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Deconstructing a language and streamlining the learning process

I've recently read 2 articles from the blog of author Tim Ferriss on language learning. The basic gist of them is that, by breaking a language down into its component parts and learning it in a methodical way, basic fluency can be achieved in far less time than by using traditional methods.

The first entry gives a small number of sentences that cover most of the grammatical ins-and-outs of a language which you can have a native speaker translate for you. Once translated , you can then use these sentences to learn the language's rules of grammar very quickly.

http://www.fourhourworkweek.com/blog/2007/11/07/how-to-learn-but-not-master-any-language-in-1-hour-plus-a-favor/

The second one gives a list of the 100 most commonly used words in written and spoken English which, apparently, make up about 65% of all communication in the language. You then translate these and have enough to start conversing and reading to build your confidence, fluency and vocabulary.

He also suggests reading and speaking about topics you're already interested in in order to build a reasonable vocabulary about one or two topics. This allows you to practice the grammar rules and high frequency words straight away without having to worry about tons of new terms you don't understand.

http://www.fourhourworkweek.com/blog/2009/01/20/learning-language/

Has anyone here attempted learning a language like this with any success?

4 years ago

2 Comments


https://www.duolingo.com/ashiplo
ashiplo
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I haven't tried it quite so systematically as that, but his ideas have merit.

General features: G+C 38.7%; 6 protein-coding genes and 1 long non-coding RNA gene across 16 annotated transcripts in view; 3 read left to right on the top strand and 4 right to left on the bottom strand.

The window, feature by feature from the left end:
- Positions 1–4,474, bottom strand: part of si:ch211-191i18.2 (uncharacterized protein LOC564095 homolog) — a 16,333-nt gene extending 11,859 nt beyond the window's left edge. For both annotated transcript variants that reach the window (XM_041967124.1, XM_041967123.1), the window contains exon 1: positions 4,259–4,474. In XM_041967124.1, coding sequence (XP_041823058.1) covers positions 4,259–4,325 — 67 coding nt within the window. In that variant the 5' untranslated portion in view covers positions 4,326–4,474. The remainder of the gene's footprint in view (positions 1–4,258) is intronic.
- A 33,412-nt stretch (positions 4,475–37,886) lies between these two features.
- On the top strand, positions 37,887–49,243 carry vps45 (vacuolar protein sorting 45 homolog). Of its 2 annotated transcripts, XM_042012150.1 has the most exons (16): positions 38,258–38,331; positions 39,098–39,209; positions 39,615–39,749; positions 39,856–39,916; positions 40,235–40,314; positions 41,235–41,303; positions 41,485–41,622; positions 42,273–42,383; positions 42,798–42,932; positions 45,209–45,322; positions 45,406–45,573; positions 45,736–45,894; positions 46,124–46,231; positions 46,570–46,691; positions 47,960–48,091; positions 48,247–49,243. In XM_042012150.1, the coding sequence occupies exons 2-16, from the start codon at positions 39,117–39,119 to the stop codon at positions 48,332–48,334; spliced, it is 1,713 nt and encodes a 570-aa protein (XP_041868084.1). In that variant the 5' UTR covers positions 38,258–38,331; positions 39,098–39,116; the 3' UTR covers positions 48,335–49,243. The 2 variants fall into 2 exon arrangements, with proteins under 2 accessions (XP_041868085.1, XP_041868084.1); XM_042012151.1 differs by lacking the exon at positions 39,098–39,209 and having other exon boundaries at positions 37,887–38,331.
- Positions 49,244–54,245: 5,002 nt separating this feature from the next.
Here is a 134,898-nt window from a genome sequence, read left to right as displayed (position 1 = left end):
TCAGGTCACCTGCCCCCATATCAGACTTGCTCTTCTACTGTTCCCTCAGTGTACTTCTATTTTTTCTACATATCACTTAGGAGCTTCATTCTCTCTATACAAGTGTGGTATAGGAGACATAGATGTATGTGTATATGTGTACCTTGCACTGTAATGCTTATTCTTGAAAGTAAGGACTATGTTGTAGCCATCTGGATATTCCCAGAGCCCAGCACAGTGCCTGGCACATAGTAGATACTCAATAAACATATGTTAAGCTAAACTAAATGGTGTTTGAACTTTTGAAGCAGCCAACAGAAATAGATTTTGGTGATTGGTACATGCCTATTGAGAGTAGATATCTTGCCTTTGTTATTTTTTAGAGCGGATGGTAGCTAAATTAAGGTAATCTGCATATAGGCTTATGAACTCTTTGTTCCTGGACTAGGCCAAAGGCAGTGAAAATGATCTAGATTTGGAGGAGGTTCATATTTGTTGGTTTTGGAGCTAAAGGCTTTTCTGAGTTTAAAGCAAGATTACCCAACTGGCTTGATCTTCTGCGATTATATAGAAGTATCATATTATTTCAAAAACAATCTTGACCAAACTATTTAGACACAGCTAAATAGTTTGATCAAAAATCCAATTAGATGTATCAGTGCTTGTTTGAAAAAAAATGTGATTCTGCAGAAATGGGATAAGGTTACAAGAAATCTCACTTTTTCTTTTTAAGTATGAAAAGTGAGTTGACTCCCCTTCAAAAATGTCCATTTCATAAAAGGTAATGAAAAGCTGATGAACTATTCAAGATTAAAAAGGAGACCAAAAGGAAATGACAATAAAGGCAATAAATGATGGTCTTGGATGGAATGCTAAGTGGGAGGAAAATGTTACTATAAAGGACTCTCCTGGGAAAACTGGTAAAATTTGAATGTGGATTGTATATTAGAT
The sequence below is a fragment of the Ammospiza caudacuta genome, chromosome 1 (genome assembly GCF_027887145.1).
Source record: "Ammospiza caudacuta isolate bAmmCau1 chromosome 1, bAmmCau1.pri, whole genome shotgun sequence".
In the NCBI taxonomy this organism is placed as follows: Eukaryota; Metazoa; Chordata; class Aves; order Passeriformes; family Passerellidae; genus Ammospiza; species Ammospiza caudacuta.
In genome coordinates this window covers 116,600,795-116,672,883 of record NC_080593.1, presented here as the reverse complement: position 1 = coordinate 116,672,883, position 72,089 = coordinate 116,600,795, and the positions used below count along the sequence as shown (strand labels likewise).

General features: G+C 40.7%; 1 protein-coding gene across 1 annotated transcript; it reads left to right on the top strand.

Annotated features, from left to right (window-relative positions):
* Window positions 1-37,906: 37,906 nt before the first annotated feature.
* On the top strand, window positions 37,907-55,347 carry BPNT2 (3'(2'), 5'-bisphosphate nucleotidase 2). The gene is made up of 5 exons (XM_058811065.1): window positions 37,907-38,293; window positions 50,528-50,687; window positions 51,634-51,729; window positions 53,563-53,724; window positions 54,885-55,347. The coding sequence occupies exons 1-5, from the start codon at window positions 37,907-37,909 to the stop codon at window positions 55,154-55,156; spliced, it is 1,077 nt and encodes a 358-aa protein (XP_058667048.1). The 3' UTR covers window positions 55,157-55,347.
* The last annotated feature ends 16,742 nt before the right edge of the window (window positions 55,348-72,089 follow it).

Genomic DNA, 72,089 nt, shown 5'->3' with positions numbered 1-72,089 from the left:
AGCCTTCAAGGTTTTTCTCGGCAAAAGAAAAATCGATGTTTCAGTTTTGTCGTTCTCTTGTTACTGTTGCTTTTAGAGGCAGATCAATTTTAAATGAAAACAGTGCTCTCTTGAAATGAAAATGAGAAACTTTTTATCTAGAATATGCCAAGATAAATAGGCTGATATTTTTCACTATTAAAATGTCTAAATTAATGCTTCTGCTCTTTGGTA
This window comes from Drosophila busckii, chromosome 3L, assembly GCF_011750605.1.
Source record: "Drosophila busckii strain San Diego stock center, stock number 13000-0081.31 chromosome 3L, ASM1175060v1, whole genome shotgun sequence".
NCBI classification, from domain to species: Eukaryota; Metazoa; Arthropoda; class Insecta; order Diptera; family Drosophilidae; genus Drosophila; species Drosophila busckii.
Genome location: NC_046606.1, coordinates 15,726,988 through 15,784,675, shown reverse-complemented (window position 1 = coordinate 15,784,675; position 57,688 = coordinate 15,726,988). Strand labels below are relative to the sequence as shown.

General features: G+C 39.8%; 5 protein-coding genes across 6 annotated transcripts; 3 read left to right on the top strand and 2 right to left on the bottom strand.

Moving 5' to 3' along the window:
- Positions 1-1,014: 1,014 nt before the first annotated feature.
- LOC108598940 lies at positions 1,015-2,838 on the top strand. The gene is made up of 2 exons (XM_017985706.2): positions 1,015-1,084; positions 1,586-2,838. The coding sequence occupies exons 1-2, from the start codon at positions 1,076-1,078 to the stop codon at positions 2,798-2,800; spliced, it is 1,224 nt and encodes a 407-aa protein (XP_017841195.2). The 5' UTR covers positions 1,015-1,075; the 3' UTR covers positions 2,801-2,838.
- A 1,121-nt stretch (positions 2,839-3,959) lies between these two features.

It seems almost too simple, though, to try and figure out a whole language based on a few sentences. I think it sounds like a nice overview of the language, and would try it and see how it goes, but there's a big difference between having a brief outline of the grammatical rules and actually getting usable ability out of it.

However, learning words by frequency is a great way to form a vocabulary you can get a lot of mileage out of despite its limited size. Reading about topics you're interested in is also a good method, though it can get frustrating if you start trying before you have your foundations properly set. Still, if you're interested in what you're studying, it can be really enjoyable and encouraging, so if you're up for a challenge, I'd say go for it!

4 years ago

https://www.duolingo.com/DongerBanks

Yeah that's pretty much what I would've said too. The high frequency words and specialised vocabulary would definitely help towards having conversations and things sooner to develop fluency but I'd wonder how much of a language's grammar can really be understood through just a handful of sentences.

Then again, even if it just gives enough of an understanding to get you going you could gradually learn the rest through conversation.

Thanks for the input. Maybe I'll put it to the test with a language that's not on Duolingo yet :-D

4 years ago